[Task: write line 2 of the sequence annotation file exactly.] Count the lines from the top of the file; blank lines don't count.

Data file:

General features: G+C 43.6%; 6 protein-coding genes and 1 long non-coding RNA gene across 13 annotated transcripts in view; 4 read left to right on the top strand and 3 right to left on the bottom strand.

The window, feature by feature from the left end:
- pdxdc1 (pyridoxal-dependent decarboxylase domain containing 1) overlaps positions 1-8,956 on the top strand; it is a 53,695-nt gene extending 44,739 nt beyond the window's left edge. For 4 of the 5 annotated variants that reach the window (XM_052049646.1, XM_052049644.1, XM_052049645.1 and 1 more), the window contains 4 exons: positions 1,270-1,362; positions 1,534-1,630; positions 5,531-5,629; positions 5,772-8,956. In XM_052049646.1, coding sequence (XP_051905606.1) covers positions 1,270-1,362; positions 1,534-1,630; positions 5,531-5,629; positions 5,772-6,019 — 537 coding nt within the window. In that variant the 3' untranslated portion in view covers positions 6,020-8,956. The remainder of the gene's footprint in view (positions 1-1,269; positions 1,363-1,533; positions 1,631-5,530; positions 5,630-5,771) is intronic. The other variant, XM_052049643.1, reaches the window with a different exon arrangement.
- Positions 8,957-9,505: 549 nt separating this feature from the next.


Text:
The window, feature by feature from the left end: